Dynamic simulation of management events for assessing impacts of climate change on pre-alpine grassland productivity

A - Papers appearing in refereed journals

Petersen, K., Kraus, D., Calanca, P., Semenov, M. A., Butterbach-Bahl, K. and Kiese, R. 2021. Dynamic simulation of management events for assessing impacts of climate change on pre-alpine grassland productivity. European Journal of Agronomy. 128, p. 126306. https://doi.org/10.1016/j.eja.2021.126306

AuthorsPetersen, K., Kraus, D., Calanca, P., Semenov, M. A., Butterbach-Bahl, K. and Kiese, R.

The productivity of permanent temperate cut grasslands is mainly driven by weather, soil characteristics, botanical composition and management. To adapt management to climate change, adjusting the cutting dates to reflect earlier onset of growth and expansion of the vegetation period is particularly important. Simulations of cut grassland productivity under climate change scenarios demands management settings to be dynamically derived from actual plant development rather than using static values derived from current management operations. This is even more important in the alpine region, where the predicted temperature increase is twice as high as compared to the global or Northern Hemispheric average. For this purpose, we developed a dynamic management module that provides timing of cutting and manuring events when running the biogeochemical model LandscapeDNDC. We derived the dynamic management rules from long-term harvest measurements and monitoring data collected at pre-alpine grassland sites located in S Germany and belonging to the TERENO monitoring network. We applied the management module for simulations of two grassland sites covering the period 2011–2100 and driven by scenarios that reflect the two representative concentration pathways (RCP) 4.5 and 8.5 and evaluated yield developments of different management regimes. The management module was able to represent timing of current management operations in high agreement with several years of field observations (r2 > 0.88). Even more, the shift of the first cutting dates scaled to a +1 ◦C temperature increase simulated with the climate change scenarios (− 9.1 to − 17.1 days) compared well to the shift recorded by the German Weather Service (DWD) in the study area from 1991− 2016 (− 9.4 to − 14.0 days). In total, the shift in cutting dates and expansion of the growing season resulted in 1− 2 additional cuts per year until 2100. Thereby, climate change increased yields of up to 6 % and 15 % in the RCP 4.5 and 8.5 scenarios with highest increases mainly found for dynamically adapted grassland management going along with increasing fertilization rates. In contrast, no or only minor yield increases were associated with simulations restricted to fertilization rates of 170 kg N ha− 1 yr− 1 as required by national legislations. Our study also shows that yields significantly decreased in drought years, when soil moisture is limiting plant growth but due to comparable high precipitation and water holding capacity of soils, this was observed mainly in the RCP 8.5 scenario in the last decades of the century.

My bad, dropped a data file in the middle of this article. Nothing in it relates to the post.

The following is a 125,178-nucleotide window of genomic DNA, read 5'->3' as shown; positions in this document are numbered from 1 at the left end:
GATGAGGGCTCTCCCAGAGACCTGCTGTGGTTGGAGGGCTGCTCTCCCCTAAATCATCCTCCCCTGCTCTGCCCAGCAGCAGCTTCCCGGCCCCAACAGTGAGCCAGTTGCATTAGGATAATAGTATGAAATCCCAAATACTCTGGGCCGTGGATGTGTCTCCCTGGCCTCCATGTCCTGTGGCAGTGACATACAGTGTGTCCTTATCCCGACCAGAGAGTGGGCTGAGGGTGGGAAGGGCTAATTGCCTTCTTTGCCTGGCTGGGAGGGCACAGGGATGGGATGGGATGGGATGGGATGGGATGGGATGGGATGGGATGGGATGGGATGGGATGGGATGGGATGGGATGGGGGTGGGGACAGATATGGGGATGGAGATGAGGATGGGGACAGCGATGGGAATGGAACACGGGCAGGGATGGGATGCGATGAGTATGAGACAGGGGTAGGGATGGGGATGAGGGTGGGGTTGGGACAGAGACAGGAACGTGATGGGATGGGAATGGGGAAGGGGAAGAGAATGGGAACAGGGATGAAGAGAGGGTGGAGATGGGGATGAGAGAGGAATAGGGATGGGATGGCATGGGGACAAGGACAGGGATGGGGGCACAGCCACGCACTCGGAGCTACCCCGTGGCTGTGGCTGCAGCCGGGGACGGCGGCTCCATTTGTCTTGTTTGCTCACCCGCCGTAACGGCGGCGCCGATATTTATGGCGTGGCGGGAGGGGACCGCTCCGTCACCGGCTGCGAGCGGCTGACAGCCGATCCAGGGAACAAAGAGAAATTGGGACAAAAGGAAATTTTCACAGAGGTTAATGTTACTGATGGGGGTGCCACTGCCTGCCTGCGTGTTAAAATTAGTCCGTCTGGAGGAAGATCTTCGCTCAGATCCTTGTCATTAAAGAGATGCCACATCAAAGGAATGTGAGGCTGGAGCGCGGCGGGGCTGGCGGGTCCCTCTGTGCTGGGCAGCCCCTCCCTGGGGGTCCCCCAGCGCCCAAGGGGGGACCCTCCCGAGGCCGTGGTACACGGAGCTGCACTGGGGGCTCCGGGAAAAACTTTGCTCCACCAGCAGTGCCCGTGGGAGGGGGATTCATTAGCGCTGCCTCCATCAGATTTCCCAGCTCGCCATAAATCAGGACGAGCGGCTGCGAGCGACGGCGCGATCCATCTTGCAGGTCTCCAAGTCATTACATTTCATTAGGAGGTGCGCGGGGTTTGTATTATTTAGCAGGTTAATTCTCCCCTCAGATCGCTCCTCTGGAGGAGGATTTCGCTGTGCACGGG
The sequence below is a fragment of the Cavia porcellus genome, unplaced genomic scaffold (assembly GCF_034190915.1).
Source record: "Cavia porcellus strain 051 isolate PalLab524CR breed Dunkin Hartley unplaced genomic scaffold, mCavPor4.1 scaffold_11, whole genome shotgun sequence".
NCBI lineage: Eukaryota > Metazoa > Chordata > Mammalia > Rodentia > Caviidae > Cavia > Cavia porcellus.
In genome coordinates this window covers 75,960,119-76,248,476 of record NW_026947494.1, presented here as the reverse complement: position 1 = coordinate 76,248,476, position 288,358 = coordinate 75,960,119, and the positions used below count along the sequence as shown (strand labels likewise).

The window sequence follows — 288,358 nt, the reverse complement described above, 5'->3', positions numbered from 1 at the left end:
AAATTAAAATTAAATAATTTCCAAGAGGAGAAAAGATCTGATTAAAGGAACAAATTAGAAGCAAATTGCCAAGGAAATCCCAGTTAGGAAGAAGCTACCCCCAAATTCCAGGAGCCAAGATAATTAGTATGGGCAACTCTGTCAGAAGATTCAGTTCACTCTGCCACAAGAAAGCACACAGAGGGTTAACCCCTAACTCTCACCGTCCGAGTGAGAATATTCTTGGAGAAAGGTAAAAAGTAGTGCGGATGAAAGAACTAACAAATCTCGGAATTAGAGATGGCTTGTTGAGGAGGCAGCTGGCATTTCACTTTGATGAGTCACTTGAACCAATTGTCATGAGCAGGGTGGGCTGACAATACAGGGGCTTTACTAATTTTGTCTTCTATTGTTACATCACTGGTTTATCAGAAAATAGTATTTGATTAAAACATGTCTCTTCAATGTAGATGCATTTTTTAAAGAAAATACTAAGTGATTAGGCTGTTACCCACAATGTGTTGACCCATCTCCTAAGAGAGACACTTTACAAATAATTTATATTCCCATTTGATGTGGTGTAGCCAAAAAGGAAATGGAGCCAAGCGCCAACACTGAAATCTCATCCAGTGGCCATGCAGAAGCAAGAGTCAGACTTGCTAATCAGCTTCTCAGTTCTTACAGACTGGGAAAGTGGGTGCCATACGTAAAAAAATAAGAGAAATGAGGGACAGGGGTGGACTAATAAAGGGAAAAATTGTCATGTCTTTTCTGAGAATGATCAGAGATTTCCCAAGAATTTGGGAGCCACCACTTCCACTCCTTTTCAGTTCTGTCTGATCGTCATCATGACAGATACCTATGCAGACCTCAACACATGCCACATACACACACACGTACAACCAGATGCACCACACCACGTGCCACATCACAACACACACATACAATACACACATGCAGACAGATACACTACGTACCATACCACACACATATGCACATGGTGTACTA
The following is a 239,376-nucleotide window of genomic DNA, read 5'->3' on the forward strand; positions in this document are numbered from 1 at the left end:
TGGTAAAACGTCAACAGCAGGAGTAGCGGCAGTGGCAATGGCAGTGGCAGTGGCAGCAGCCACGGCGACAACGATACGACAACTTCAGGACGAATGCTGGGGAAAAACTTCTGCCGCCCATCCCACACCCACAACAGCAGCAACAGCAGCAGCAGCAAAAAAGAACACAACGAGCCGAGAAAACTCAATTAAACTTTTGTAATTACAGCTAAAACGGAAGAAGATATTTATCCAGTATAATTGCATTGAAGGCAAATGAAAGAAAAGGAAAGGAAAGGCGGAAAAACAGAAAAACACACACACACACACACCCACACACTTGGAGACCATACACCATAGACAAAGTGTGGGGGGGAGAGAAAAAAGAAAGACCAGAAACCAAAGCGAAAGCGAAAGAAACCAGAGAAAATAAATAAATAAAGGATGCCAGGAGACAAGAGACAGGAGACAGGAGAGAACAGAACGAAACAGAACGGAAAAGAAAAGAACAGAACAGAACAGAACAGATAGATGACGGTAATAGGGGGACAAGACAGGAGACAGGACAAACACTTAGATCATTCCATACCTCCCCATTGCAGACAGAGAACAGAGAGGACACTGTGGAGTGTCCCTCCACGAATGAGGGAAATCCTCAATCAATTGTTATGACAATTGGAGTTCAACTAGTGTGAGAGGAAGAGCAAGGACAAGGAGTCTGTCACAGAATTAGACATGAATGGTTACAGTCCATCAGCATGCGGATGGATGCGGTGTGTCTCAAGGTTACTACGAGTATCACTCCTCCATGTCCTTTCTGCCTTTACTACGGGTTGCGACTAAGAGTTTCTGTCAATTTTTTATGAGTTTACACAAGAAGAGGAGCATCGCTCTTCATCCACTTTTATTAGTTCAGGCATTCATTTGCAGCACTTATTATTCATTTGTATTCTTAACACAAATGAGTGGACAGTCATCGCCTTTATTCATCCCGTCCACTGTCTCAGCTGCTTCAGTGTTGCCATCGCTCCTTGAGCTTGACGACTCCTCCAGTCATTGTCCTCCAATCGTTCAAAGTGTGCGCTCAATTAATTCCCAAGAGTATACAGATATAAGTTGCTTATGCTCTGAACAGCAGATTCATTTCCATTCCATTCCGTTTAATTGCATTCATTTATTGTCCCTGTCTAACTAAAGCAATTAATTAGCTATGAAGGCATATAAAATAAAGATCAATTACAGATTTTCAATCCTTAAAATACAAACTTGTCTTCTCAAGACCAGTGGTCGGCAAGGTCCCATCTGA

KeywordsMountainous grasslands; Biomass yields; Process-based modelling; Growing season; Adaptive management
Year of Publication2021
JournalEuropean Journal of Agronomy
Journal citation128, p. 126306
Digital Object Identifier (DOI)https://doi.org/10.1016/j.eja.2021.126306
Open accessPublished as ‘gold’ (paid) open access
FunderBiotechnology and Biological Sciences Research Council
Funder project or codeDesigning Future Wheat - WP1 - Increased efficiency and sustainability
Publisher's version
Output statusPublished
Publication dates
Online19 May 2021
Publication process dates
Accepted03 May 2021
PublisherElsevier Science Bv

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